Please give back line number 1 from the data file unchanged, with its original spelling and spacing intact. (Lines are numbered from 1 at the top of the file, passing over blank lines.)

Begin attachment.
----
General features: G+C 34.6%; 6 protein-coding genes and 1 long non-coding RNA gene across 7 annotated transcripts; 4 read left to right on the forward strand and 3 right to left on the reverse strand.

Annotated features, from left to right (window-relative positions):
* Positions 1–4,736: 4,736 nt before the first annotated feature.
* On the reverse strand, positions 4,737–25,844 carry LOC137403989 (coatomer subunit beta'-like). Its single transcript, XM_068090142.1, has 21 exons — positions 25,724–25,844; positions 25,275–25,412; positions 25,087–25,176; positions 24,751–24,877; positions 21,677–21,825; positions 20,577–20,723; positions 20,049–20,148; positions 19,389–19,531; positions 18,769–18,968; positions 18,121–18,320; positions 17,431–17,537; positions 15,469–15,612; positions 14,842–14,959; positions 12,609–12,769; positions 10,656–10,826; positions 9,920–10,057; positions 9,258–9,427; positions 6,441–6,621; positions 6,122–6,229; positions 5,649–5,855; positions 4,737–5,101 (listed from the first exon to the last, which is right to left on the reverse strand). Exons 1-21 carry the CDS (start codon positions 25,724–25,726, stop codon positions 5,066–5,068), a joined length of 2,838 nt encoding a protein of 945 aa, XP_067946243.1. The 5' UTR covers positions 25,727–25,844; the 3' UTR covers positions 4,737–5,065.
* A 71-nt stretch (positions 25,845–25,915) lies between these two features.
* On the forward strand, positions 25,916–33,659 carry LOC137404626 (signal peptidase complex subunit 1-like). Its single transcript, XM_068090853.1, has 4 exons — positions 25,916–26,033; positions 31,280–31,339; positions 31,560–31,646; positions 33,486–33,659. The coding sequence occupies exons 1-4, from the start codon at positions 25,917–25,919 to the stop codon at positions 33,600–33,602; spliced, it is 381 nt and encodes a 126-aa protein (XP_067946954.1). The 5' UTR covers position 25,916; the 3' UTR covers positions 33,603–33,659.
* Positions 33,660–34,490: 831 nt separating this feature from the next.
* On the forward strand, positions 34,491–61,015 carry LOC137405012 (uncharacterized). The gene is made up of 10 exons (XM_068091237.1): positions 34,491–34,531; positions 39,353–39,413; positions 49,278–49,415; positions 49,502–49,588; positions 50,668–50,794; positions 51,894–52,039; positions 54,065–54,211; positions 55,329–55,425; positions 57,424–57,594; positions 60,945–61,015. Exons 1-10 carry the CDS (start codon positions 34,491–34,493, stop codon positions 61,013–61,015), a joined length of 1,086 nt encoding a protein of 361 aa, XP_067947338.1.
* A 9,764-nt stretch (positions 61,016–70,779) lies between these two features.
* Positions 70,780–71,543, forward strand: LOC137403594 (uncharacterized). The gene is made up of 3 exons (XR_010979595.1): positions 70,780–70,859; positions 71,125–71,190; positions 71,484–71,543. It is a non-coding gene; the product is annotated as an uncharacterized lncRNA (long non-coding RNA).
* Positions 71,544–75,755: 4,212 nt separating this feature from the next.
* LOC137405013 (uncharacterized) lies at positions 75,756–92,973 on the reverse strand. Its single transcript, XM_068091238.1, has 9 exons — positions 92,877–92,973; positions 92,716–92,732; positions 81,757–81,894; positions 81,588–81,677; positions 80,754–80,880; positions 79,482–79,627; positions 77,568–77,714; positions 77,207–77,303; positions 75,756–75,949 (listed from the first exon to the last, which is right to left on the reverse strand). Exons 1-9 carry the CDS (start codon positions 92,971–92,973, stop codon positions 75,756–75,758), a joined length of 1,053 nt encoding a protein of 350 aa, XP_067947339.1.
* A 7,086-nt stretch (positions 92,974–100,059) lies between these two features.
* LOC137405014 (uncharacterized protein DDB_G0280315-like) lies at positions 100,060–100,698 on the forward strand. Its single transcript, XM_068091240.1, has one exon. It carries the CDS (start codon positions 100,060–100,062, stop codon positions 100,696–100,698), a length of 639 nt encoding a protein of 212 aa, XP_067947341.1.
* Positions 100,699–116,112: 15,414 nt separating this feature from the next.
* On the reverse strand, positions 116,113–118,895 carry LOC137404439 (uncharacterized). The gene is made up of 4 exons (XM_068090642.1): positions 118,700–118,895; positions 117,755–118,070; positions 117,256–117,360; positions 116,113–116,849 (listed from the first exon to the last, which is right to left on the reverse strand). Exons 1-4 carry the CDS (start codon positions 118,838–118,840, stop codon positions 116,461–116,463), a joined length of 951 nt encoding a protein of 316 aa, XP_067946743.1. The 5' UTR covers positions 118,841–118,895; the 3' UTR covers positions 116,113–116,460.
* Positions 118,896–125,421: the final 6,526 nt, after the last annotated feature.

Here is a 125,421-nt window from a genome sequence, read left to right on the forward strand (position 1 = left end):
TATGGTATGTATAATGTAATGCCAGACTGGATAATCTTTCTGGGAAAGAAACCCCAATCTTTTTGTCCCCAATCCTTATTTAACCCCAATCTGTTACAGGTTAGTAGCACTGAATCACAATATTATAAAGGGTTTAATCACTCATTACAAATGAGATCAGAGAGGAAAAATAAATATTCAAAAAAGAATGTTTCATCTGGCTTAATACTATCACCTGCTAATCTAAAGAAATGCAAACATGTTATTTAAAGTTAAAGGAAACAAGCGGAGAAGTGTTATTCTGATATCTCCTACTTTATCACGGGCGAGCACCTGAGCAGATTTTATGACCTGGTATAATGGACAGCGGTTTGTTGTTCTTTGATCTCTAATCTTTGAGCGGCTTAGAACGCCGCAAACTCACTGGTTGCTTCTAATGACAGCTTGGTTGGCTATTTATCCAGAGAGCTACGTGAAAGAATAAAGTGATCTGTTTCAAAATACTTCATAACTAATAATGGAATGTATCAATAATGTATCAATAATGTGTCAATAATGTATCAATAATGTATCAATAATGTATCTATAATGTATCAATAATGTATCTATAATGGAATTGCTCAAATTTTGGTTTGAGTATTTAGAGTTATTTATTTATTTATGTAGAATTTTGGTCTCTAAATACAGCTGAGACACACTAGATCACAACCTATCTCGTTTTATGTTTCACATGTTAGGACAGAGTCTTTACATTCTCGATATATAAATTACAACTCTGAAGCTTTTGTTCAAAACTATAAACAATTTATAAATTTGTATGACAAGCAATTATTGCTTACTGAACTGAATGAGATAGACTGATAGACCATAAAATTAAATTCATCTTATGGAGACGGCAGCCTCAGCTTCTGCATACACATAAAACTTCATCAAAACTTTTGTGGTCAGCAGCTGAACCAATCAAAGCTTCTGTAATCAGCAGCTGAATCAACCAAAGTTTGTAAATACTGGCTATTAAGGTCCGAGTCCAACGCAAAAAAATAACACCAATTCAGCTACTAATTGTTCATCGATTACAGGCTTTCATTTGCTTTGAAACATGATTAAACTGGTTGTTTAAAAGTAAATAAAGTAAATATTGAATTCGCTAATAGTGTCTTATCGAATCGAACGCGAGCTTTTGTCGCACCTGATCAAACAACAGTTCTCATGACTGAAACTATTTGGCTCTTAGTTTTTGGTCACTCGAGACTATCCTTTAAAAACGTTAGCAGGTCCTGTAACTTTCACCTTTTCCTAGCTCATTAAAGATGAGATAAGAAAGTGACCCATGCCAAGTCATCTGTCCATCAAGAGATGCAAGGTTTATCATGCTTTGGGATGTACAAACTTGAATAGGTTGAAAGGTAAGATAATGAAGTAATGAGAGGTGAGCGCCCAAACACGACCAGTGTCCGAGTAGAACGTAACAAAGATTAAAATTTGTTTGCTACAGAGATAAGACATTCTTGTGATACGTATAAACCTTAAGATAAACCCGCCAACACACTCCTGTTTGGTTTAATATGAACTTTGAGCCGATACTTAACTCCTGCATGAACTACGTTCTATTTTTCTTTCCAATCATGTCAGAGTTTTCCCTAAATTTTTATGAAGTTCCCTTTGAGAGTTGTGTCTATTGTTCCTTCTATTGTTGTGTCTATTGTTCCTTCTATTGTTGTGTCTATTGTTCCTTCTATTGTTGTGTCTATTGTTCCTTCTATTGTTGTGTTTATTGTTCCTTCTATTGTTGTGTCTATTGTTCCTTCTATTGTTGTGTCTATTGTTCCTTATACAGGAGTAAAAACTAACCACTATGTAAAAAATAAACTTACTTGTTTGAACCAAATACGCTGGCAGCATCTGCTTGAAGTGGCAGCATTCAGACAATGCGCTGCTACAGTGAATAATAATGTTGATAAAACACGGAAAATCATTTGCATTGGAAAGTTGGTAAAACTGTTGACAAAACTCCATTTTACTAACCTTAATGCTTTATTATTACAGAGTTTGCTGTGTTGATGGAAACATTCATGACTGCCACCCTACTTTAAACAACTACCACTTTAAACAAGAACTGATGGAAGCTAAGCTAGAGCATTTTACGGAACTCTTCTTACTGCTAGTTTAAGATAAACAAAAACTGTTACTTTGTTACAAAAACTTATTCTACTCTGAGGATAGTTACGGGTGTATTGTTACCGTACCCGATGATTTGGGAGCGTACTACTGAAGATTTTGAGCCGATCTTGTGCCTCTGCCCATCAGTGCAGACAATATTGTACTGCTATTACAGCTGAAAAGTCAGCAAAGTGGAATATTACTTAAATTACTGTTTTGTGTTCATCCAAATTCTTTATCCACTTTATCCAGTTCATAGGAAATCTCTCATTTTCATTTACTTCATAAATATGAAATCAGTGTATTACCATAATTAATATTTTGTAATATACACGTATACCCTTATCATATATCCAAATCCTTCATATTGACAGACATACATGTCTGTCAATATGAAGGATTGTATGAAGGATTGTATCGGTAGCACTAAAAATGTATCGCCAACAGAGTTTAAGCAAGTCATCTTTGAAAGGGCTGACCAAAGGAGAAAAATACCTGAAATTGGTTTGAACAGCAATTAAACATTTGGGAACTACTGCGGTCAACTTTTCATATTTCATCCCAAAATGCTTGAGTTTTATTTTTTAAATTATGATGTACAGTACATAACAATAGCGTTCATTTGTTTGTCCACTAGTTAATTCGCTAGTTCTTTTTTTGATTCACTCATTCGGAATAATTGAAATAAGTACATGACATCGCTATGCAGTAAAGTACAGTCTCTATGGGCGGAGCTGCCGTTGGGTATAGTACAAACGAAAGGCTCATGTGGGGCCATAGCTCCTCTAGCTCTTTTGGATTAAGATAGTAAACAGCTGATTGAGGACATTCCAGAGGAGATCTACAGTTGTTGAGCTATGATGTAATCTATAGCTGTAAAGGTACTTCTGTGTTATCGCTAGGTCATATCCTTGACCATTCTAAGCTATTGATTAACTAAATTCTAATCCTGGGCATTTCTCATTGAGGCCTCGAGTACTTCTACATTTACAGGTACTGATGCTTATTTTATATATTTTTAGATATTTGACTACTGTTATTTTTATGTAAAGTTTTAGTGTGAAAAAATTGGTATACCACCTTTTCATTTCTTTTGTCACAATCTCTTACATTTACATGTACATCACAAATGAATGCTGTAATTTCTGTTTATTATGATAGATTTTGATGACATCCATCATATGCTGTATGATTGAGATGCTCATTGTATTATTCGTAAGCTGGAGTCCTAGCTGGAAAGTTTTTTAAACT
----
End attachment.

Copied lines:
General features: G+C 34.6%; 6 protein-coding genes and 1 long non-coding RNA gene across 7 annotated transcripts; 4 read left to right on the forward strand and 3 right to left on the reverse strand.